Borg: Projecting power. After increasing their legislative majorities democrats are crafting agenda priorities for Iowa's general assembly. We're getting insight from Senate Majority Leader Mike Gronstal on this edition of Iowa Press.
Funding for Iowa Press was provided by Friends, the Iowa Public Television Foundation. The Iowa Bankers Association, for personal, business and commercial needs Iowa banks help Iowans reach their financial goals.
On statewide Iowa Public Television this is the Friday, November 14th edition of Iowa Press. Here is Dean Borg.
Borg: Democrats are riding solid majorities when Iowa's 83rd general assembly convenes January 12th, the question is how they'll use those voting margins in both houses. In the Iowa senate legislative veteran Council Bluffs Democrat Mike Gronstal leads the majority. Senator Gronstal, welcome back to Iowa Press.
Gronstal: Happy to be here.
Borg: And across the table statehouse reporters Des Moines Register Political Columnist David Yepsen and Radio Iowa News Director Kay Henderson.
Henderson: Senator Gronstal, what is the status of the undecided race in the senate that shows a very thin margin for Senator Danielson?
Gronstal: It was finished, there was a canvas last night at 7:00 at night that finished the canvas on Monday -- all but two of the precincts that had had machine malfunctions. So, they have canvassed those precincts and Jeff Danielson is ahead by 14 votes and that election has been certified. There will be a recount I am sure, I believe it was filed for yesterday.
Henderson: What is the ramification on state government, on state policy makers of the Obama election, of an Obama administration in January?
Gronstal: Well, I think one of the things you'll see is a better partnership between states and the federal government and I think in particular you'll see some efforts, I'm not quite sure on the timeline, but you'll see some real efforts to deal with healthcare in this country. I think that is a positive development. I think the states will have a role in whatever kind of expansion of access to healthcare happens under the Obama administration. I think that will be good for all of us.
Henderson: So, do you anticipate additional expenses?
Gronstal: I think that's a little hard to say right now. The monkey wrench in the whole thing at the moment is the challenge of the national economy and the collapse of the credit markets and all of those circumstances. That is going to require some immediate attention. But clearly the Obama administration is going to work well with the states in terms of -- healthcare was a big issue in these campaigns until the collapse of the credit markets took everybody's attention away from that.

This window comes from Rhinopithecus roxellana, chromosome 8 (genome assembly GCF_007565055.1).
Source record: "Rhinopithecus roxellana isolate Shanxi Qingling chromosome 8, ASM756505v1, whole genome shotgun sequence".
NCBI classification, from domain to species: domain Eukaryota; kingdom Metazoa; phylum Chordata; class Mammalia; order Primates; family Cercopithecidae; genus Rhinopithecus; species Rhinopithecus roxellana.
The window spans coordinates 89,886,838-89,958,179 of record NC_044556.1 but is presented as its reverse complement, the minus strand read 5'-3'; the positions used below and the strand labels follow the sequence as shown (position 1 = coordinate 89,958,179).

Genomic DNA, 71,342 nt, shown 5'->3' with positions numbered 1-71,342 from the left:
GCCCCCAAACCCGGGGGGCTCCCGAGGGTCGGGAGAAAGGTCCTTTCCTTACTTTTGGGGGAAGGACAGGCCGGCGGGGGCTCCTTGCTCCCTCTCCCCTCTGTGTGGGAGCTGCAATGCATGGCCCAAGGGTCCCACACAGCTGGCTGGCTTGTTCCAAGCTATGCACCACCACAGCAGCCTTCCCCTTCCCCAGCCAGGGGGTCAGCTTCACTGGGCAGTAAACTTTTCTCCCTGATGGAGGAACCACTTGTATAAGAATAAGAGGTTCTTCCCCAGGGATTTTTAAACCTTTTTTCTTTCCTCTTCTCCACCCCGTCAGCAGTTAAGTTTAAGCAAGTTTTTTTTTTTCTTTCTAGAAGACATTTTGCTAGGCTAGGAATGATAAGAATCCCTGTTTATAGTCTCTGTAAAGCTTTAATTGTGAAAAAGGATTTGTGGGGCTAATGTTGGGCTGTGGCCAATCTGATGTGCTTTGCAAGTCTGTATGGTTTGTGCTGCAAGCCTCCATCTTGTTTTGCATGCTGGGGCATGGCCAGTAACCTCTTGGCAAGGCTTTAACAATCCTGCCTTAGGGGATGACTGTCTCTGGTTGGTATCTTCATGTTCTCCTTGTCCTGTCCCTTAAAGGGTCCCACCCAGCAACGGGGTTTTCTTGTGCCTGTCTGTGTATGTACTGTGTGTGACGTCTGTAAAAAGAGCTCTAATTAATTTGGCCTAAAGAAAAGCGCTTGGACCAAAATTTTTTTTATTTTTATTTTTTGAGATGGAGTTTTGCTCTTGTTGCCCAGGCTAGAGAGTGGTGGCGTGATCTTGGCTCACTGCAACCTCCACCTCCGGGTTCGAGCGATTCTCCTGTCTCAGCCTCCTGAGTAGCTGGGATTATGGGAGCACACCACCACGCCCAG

Yepsen: Which leads me to my question ... what is the condition of Iowa's economy? And what does that mean for the state budget?
Gronstal: Let me tell you, I kind of expect you to ask me some tough questions about the challenges we face and we do face challenges. But let me set the stage just a little bit. I think Iowa is in an incredible position in our economy right now. We have opportunities that we haven't had in my entire lifetime. We're a net fuel exporting state. Nobody, none of you believed that would happen when you were young and in school. We have an incredible opportunity in this state to lead the world in a renewable fuel economy. So, I'm very excited about Iowa's long-term economic prospects. We have a significant bump in the road this year that we're going to have to deal with. Our revenues, while not off as much as they are at the federal level, our revenues are stagnant or maybe even slight declines. The revenue estimating conference will meet in December and we'll figure that out. And we'll have challenges just as we had challenges back in 2001 and 2002 and 2003. We will have challenges but I've got to tell you, I am more optimistic about the future of Iowa and the future of our economy than I have ever been in my life and I think that's a pretty unique circumstance.
Yepsen: The Legislative Service Bureau has indicated that you have some $600 million worth of what are called built-in expenditures, things that previous legislatures and governors have said, yes, we want to do this in the future, healthcare, education, pay raises, all that sort of thing. You have often said those figures can be adjusted. So, what are you looking at for how many built-in expenditures you've got to take care of on top of flat revenues?
Gronstal: David, I remind you that over the last eight years we probably walked into every session with somewhere between $300 and $600 million projected built-in that we didn't have revenue for, every year for the last eight years that's probably been the number $300 to $600 million. So, while it's a significant problem and it's a challenge and it's on the high side of those numbers over the last eight years democrats are going to stay committed to our priorities, we're going to come in and we're going to pass a responsible budget, a balanced budget and we're going to deal with that. The numbers -- we'll determine that after the December revenue estimate.
Yepsen: But can we cut through it a little bit, Senator? You guys also play financial games, you know, you not withstand certain sections of the code, taking money from various funds. Is the democratic majority in the legislature committed to honest accounting in this budget?